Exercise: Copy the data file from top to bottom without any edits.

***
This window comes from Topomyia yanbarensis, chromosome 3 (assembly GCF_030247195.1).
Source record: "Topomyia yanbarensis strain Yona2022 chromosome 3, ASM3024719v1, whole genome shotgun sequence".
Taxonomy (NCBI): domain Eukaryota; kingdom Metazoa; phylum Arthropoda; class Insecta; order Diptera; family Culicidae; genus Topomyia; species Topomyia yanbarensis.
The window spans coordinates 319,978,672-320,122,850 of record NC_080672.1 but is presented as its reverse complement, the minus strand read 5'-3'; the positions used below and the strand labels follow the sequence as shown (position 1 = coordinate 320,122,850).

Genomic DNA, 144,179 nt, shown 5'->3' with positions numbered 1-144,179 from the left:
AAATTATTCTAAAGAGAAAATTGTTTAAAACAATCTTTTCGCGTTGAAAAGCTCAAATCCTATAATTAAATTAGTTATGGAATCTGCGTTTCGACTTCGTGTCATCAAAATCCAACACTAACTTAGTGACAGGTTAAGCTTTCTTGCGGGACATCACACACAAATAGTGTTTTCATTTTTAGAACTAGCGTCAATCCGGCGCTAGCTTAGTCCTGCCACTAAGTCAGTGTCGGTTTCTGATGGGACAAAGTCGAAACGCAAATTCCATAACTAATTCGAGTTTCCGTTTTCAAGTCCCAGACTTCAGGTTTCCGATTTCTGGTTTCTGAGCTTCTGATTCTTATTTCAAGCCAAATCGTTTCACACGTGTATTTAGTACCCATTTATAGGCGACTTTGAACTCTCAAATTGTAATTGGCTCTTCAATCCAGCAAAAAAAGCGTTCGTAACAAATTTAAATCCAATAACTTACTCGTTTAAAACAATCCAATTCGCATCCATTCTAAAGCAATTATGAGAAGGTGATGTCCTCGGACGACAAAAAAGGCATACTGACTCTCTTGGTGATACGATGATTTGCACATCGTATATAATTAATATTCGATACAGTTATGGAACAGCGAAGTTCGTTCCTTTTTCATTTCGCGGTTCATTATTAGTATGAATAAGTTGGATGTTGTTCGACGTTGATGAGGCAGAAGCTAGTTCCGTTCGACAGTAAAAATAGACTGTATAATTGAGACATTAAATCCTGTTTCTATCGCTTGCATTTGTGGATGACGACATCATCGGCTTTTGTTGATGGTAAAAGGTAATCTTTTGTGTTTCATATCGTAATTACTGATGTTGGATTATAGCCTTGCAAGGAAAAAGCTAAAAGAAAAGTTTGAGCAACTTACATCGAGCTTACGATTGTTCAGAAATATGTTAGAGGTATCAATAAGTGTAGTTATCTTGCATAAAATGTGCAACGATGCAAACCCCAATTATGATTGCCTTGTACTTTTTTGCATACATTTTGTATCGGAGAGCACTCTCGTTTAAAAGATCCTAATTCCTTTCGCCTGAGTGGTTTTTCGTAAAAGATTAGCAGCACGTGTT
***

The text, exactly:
This window comes from Topomyia yanbarensis, chromosome 3 (assembly GCF_030247195.1).
Source record: "Topomyia yanbarensis strain Yona2022 chromosome 3, ASM3024719v1, whole genome shotgun sequence".
Taxonomy (NCBI): domain Eukaryota; kingdom Metazoa; phylum Arthropoda; class Insecta; order Diptera; family Culicidae; genus Topomyia; species Topomyia yanbarensis.
The window spans coordinates 319,978,672-320,122,850 of record NC_080672.1 but is presented as its reverse complement, the minus strand read 5'-3'; the positions used below and the strand labels follow the sequence as shown (position 1 = coordinate 320,122,850).

Genomic DNA, 144,179 nt, shown 5'->3' with positions numbered 1-144,179 from the left:
AAATTATTCTAAAGAGAAAATTGTTTAAAACAATCTTTTCGCGTTGAAAAGCTCAAATCCTATAATTAAATTAGTTATGGAATCTGCGTTTCGACTTCGTGTCATCAAAATCCAACACTAACTTAGTGACAGGTTAAGCTTTCTTGCGGGACATCACACACAAATAGTGTTTTCATTTTTAGAACTAGCGTCAATCCGGCGCTAGCTTAGTCCTGCCACTAAGTCAGTGTCGGTTTCTGATGGGACAAAGTCGAAACGCAAATTCCATAACTAATTCGAGTTTCCGTTTTCAAGTCCCAGACTTCAGGTTTCCGATTTCTGGTTTCTGAGCTTCTGATTCTTATTTCAAGCCAAATCGTTTCACACGTGTATTTAGTACCCATTTATAGGCGACTTTGAACTCTCAAATTGTAATTGGCTCTTCAATCCAGCAAAAAAAGCGTTCGTAACAAATTTAAATCCAATAACTTACTCGTTTAAAACAATCCAATTCGCATCCATTCTAAAGCAATTATGAGAAGGTGATGTCCTCGGACGACAAAAAAGGCATACTGACTCTCTTGGTGATACGATGATTTGCACATCGTATATAATTAATATTCGATACAGTTATGGAACAGCGAAGTTCGTTCCTTTTTCATTTCGCGGTTCATTATTAGTATGAATAAGTTGGATGTTGTTCGACGTTGATGAGGCAGAAGCTAGTTCCGTTCGACAGTAAAAATAGACTGTATAATTGAGACATTAAATCCTGTTTCTATCGCTTGCATTTGTGGATGACGACATCATCGGCTTTTGTTGATGGTAAAAGGTAATCTTTTGTGTTTCATATCGTAATTACTGATGTTGGATTATAGCCTTGCAAGGAAAAAGCTAAAAGAAAAGTTTGAGCAACTTACATCGAGCTTACGATTGTTCAGAAATATGTTAGAGGTATCAATAAGTGTAGTTATCTTGCATAAAATGTGCAACGATGCAAACCCCAATTATGATTGCCTTGTACTTTTTTGCATACATTTTGTATCGGAGAGCACTCTCGTTTAAAAGATCCTAATTCCTTTCGCCTGAGTGGTTTTTCGTAAAAGATTAGCAGCACGTGTT